I'm confused. What exactly did RTE lie about? Where can I see the evidence on this point?

author by Dempseypublication date Sat Apr 05, 2008 19:25author address author phone Report this post to the editors

Muldowney wrote,

"My complaint highlighted the absence of a Consultant Historian, a standard form of historical quality control which would have been especially useful in a programme about a contentious subject like this one. RTÉ's reply to my complaint was published in the BCC report - but only partially. The RTÉ reply consists of seven pages. In its report on my complaint the BCC quotes five and a half pages of this reply, then skips a page. That is the page dealing specifically with the complaint of Philip Mc Conway, and in the course of it, RTÉ slips in the following: "... on the advice of Mr Paul Rouse, the programme’s researcher and historical consultant ...".

So there you have it. A piece of junk history gets produced, without professional quality control. RTÉ lies about it. The lie is exposed. The independent producer fumes and blusters. And the BCC covers it up".

I've read this quite a few times now and I'm not coming to the same conclusions as Muldowney. There seems to be gaps in whatever he's trying to say. Where does the line "... on the advice of Mr Paul Rouse, the programme’s researcher and historical consultant ..." come from? I've looked through the BCC reports and can't find it. And what does that line prove? Where is the lie?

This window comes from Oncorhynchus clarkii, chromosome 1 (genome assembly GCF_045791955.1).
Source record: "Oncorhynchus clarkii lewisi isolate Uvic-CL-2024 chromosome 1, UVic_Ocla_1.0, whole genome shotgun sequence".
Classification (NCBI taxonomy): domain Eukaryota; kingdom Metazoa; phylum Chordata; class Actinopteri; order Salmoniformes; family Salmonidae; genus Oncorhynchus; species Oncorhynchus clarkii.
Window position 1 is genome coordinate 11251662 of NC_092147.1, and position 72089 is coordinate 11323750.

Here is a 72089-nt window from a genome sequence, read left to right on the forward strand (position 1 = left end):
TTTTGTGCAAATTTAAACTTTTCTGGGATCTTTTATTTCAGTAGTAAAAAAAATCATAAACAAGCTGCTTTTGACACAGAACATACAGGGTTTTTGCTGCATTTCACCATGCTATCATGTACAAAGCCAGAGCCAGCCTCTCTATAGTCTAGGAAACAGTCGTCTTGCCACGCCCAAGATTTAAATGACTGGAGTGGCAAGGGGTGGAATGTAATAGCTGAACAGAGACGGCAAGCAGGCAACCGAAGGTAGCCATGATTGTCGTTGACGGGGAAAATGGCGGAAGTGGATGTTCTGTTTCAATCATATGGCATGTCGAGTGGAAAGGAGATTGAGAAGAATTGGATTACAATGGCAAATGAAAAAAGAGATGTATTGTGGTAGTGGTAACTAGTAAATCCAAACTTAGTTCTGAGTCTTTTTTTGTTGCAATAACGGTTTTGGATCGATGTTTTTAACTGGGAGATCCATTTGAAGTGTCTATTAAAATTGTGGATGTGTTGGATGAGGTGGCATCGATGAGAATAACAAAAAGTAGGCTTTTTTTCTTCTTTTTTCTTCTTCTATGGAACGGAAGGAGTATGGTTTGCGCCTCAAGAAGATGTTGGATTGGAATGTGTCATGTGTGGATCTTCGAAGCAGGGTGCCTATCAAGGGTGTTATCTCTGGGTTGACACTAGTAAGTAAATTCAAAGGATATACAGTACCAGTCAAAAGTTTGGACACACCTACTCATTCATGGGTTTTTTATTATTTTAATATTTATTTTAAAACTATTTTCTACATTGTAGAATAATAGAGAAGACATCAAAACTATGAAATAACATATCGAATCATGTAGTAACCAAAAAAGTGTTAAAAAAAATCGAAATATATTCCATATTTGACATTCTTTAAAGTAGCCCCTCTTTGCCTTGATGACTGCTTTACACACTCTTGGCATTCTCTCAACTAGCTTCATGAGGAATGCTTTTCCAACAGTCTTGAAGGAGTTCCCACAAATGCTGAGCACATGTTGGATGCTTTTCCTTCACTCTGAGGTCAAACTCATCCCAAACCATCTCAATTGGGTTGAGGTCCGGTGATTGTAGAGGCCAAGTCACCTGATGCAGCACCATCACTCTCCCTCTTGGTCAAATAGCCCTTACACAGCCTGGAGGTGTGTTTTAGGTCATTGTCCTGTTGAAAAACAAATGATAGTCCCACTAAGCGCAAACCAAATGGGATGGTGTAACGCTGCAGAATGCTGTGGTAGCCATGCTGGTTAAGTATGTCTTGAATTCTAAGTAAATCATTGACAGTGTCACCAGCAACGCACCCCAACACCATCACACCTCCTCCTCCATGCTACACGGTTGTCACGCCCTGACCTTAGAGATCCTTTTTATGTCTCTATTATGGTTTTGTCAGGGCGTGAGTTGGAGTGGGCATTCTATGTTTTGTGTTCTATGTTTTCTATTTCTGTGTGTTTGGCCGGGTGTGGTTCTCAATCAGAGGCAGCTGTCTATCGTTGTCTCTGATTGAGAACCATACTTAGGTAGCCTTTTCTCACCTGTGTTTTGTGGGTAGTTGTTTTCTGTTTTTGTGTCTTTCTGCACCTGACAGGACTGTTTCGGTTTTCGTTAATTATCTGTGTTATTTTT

Apologies if I'm missing the obvious.

author by Jokerpublication date Sat Apr 05, 2008 20:44author address author phone Report this post to the editors

RTÉ's bogus claim, censored from the BCC report, can be read on page 13 of:
(link from http://docs.indymedia.org/view/Main/CoolaCrease )

author by Niall Meehanpublication date Sun Apr 06, 2008 11:46author address author phone Report this post to the editors

This passage from Farrel Corcoran's RTE and the Globalisation of Irish Television (Intellect Books, 2004: 85) indicates that the appointment of historical consultant was standard practice on RTE programmes of a historical nature. In the case referred to by Corcoran, the RTE Authority changed the policy in 1998. In future a programme participant could not occupy that position, so as to avoid the possibility of bias.

The role of adviser and historical consultant are distinct. The HC has a final say on matters of a historical nature broadcast. It is quality control.

It is indicated that the role of historical consultant is still in place, as RTE named the only person eligible for the position of historical consultant (apart from, ironically, Dr Pat Muldowney) - as a result of the RTE Authority decision in 1998. Paul Rouse was not interviewed on the programme, while the others named as advisors did participate. But, it seems, he did not have the position RTE bestowed on him retrospectively.